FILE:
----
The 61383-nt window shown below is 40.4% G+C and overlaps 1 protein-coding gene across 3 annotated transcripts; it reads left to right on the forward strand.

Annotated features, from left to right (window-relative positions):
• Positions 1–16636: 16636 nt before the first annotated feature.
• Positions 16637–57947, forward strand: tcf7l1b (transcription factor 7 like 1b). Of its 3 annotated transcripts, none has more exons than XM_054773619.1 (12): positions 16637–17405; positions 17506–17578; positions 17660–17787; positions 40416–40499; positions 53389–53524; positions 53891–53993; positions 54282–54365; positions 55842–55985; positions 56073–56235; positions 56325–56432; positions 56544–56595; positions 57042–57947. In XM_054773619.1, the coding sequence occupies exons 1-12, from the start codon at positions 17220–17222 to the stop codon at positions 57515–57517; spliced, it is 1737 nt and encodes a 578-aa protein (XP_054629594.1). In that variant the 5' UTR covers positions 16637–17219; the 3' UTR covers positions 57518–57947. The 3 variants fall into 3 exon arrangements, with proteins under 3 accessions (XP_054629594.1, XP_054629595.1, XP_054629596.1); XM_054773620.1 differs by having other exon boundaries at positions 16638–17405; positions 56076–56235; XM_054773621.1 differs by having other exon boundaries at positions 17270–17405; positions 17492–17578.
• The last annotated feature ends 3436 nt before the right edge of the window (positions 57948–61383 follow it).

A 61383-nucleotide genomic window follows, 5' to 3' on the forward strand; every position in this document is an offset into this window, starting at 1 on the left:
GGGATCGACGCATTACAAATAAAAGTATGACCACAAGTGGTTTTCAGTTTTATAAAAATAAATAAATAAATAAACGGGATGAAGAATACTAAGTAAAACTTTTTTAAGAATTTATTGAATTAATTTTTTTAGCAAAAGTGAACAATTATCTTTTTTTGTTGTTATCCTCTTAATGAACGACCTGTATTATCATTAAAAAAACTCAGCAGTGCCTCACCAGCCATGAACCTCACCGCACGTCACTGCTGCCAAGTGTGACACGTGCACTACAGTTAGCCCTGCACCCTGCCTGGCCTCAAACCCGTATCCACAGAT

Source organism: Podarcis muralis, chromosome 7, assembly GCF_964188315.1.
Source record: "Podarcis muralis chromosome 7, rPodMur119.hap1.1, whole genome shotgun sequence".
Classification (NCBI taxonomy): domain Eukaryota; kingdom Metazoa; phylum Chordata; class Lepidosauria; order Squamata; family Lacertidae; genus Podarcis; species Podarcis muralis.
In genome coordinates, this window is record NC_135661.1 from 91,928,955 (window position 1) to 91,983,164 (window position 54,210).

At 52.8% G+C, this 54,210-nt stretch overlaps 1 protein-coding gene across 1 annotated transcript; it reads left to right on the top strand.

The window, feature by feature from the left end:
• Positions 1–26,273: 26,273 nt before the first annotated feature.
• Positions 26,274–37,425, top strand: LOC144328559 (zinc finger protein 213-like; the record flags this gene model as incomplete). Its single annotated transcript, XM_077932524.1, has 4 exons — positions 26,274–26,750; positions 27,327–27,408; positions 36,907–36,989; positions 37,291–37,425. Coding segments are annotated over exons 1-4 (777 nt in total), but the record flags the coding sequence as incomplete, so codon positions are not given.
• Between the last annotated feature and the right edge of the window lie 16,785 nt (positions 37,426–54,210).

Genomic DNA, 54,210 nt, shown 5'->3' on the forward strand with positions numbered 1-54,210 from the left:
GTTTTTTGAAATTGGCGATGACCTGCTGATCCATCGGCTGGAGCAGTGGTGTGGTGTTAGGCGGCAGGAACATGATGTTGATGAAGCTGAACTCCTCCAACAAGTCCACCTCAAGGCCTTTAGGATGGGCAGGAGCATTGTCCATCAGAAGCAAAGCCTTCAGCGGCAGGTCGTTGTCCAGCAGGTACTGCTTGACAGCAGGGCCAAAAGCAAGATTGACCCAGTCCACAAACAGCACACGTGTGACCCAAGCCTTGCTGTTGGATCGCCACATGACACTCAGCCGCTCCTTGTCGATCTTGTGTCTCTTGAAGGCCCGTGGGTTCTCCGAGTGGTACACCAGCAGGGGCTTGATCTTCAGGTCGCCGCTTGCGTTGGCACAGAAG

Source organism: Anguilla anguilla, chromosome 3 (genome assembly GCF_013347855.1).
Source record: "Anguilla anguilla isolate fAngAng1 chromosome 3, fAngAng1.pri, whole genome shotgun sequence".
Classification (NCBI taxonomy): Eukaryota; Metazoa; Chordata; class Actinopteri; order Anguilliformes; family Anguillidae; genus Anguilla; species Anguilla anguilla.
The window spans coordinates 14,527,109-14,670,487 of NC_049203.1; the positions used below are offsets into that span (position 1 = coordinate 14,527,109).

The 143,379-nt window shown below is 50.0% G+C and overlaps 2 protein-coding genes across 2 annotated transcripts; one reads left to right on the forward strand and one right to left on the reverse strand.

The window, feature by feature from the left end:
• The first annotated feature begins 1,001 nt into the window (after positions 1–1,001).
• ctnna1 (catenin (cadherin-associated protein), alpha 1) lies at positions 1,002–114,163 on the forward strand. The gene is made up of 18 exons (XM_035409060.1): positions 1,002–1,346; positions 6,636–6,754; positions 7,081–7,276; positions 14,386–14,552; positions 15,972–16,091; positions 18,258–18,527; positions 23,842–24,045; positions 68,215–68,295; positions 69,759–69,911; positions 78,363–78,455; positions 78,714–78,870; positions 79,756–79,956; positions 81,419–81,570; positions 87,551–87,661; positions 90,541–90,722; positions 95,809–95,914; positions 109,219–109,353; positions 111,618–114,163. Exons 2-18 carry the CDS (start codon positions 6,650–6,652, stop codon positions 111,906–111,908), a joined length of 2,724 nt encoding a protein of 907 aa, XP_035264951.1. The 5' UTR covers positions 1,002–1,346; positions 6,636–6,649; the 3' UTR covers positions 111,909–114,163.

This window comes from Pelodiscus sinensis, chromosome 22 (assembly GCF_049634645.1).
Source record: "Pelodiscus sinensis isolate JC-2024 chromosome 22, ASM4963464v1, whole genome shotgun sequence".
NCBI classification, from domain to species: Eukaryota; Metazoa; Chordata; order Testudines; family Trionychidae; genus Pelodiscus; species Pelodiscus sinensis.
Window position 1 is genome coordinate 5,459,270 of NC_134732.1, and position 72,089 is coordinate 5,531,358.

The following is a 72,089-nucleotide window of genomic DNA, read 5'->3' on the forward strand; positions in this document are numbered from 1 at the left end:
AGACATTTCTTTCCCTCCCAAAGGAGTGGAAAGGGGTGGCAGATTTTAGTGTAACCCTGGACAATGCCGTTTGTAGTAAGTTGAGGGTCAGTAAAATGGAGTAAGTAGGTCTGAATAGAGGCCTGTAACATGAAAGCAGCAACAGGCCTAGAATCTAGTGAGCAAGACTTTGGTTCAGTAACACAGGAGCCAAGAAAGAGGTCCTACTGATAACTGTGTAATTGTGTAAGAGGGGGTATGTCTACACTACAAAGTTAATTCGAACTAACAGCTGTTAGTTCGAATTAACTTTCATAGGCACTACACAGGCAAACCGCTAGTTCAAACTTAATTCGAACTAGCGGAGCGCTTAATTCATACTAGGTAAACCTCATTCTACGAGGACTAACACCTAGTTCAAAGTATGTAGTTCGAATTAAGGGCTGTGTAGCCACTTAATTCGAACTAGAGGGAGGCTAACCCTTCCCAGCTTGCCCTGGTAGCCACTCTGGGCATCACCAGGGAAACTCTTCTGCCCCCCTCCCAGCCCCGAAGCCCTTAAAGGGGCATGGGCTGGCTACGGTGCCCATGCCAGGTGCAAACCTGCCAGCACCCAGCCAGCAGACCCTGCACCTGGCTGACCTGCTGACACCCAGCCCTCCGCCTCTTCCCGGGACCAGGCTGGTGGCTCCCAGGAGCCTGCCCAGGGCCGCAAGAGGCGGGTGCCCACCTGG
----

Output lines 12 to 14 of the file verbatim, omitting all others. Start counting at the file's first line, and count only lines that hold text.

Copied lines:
At 52.8% G+C, this 54,210-nt stretch overlaps 1 protein-coding gene across 1 annotated transcript; it reads left to right on the top strand.

The window, feature by feature from the left end:
• Positions 1–26,273: 26,273 nt before the first annotated feature.